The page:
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Posted at: Jan 8, 2017, 1:00 AM; last updated: Jan 8, 2017, 1:00 AM (IST)CONSUMER BEWARE

First-come, first-served, the only locker rule

First-come, first-served, the only locker rule
Demanding a fixed deposit from a customer (or forcing one to buy an insurance policy) as a condition to renting out a locker is a restrictive and unfair trade practice

Pushpa Girimaji

I have been trying to hire a safe deposit locker in a bank close to my residence (and where I have an account) for a long time, but the bank is demanding a fixed deposit of Rs 5 lakh as a pre-condition to giving me the locker. It has also allotted lockers to those who applied for a locker several months after I did, but denies having done so. I suspect it has favoured those who were willing to put Rs 5 lakh as FD. How do I fight this injustice? Under what grounds can I complain against the bank?

Demanding a fixed deposit (or forcing the customer to buy an insurance policy) as a condition to renting out a locker is a restrictive trade practice. It is also an unfair trade practice and, in addition, against the directions of the banking regulator. So you have several grounds on which you can complain against the bank.

Under the Consumer Protection Act, a restrictive trade practice is defined as: “A trade practice that tends to bring about manipulation of price or conditions of delivery or affect the flow of supplies in the market relating to goods or services in such a manner as to impose on the consumers unjustified costs or restrictions” and includes “(b) any trade practice which requires a consumer to buy, hire or avail of any goods or, as the case may be, services as condition precedent to buying, hiring or availing of other goods or services”. So this is clearly a restrictive practice.

According to Reserve Bank guidelines too, a bank cannot insist on an FD of Rs 5 lakh. If you look at the master circular on customer service in banks, issued by the RBI, it clearly states that, at the most, banks can obtain an FD covering three years’ rent and the charges for breaking open the locker in case of an eventuality.

I must also mention here that, in order to prevent manipulation of the wait list by banks, the Reserve Bank has mandated that banks should maintain a wait list of applicants for lockers, give each applicant a wait list number and ensure complete transparency in the allotment of lockers.

So here too, the bank has violated the regulator’s directions. So write to the bank’s nodal officer, quote from the RBI Master circular on customer service (You will find it on the RBI website) and tell him/her that the bank has violated the regulator’s directions. Send a copy of the complaint to the Reserve Bank.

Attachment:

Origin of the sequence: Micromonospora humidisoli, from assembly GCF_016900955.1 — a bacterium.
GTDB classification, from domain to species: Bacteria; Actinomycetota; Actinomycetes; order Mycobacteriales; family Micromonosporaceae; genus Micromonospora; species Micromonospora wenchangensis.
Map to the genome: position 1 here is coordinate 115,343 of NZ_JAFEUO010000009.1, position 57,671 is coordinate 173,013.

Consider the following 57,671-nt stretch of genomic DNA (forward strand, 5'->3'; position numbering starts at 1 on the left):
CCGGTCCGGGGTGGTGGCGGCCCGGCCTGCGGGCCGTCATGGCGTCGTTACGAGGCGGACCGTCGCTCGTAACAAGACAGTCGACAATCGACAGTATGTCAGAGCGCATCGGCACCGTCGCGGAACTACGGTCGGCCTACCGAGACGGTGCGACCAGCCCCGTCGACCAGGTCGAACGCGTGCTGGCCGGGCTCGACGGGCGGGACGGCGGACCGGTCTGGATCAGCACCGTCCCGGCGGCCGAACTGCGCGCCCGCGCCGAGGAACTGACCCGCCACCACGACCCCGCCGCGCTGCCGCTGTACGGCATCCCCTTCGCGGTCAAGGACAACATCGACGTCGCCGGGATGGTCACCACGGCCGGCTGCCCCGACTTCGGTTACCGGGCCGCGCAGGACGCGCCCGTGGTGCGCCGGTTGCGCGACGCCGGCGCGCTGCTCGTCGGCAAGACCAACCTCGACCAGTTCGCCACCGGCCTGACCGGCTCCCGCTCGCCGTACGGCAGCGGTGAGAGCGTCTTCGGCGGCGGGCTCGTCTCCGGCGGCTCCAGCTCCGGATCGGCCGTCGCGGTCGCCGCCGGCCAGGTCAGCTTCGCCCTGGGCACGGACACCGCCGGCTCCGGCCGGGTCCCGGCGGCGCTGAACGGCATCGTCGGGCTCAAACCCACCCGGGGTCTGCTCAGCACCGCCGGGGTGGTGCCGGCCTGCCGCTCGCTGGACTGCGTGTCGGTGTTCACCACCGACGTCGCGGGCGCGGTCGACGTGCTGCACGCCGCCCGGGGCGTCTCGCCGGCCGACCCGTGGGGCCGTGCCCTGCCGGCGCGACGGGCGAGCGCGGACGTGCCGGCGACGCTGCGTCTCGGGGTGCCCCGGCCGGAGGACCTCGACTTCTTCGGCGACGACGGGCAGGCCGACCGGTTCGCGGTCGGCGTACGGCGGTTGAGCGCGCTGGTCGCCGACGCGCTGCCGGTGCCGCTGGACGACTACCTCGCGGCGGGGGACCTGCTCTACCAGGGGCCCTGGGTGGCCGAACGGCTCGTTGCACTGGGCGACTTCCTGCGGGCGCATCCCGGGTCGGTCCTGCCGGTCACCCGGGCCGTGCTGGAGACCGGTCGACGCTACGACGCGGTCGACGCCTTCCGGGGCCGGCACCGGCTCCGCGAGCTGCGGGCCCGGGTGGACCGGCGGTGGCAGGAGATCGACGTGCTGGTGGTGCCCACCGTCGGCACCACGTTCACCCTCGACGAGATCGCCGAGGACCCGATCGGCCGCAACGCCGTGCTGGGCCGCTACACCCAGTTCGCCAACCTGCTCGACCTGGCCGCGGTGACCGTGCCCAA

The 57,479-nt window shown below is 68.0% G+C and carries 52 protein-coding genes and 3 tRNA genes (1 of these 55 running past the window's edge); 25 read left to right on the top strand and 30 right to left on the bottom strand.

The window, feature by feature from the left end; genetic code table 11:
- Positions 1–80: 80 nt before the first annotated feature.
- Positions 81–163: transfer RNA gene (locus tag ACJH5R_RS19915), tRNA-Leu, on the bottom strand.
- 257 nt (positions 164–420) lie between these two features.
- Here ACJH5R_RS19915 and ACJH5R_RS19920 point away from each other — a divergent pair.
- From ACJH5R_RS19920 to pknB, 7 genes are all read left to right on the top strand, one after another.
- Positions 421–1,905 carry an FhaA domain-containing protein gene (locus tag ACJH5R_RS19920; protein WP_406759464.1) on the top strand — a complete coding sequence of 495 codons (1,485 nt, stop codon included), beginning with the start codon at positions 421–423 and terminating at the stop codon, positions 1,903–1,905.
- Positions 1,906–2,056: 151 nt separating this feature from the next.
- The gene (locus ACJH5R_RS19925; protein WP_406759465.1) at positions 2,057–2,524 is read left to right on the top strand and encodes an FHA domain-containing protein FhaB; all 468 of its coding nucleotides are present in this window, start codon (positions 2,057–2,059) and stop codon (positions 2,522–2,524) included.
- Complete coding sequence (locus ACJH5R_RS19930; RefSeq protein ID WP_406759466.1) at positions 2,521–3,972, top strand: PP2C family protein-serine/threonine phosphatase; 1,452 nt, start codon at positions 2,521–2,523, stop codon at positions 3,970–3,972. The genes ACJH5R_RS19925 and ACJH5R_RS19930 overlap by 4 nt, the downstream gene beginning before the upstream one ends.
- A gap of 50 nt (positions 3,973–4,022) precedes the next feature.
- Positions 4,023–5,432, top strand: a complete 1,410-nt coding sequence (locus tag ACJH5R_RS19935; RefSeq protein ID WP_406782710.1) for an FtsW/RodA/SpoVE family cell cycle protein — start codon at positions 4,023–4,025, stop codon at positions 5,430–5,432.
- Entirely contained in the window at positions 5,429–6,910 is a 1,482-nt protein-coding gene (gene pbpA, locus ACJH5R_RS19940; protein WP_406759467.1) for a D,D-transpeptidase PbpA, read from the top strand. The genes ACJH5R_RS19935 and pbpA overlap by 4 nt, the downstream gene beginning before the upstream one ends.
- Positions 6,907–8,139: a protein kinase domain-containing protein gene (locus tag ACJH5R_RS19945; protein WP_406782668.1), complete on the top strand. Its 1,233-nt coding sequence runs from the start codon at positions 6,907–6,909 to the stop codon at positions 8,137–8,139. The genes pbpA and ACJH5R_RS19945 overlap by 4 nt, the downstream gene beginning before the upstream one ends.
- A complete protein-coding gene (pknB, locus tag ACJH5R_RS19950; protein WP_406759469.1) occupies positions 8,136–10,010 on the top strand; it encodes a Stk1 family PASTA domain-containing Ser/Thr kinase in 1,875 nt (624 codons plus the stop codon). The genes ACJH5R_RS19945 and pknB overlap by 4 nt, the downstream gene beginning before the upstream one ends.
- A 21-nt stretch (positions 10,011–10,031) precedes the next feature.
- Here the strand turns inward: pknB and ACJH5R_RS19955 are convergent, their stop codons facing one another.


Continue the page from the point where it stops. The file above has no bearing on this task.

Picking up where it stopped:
You can also use Right to Information Act to get a list of the people who had applied for the locker and those who were issued the lockers. This will give you concrete evidence about manipulation by the bank, thereby affecting your right and interest. In response to your complaint, I would expect the bank to apologise to you and give you the locker. If that does not happen, approach the Banking Ombudsman for relief.

Once I get the locker, are there any instructions for safe and correct use? How do I protect my interests?

Well, first and foremost, make sure that the bank gives you, as mandated by the RBI, a copy of the agreement between you and the bank for hiring of the locker. If there are any clauses that are patently unfair to the customer, point it out to the bank and also the regulator.

Before putting your valuables into the locker, make a list of all that you are keeping there. If it is jewellery, take pictures, get their valuation and keep their receipts of purchase if any, safe. Generally your valuables are safe in the locker but there are exceptions to every rule and there have been cases of theft of lockers in some banks. So it is better to have a proof of what you have in the locker. Also note down the date and time of your visit to the locker, what you took out and what you kept back and maintain this record.

If you are keeping important papers, make notarised copies and keep them with you. Make sure that you have enough money in your account for the bank to draw the rent for the locker every year and operate it regularly — at least once a year.

If you find the security arrangements for the locker inadequate at the bank, write a letter to the manager, pointing it out.


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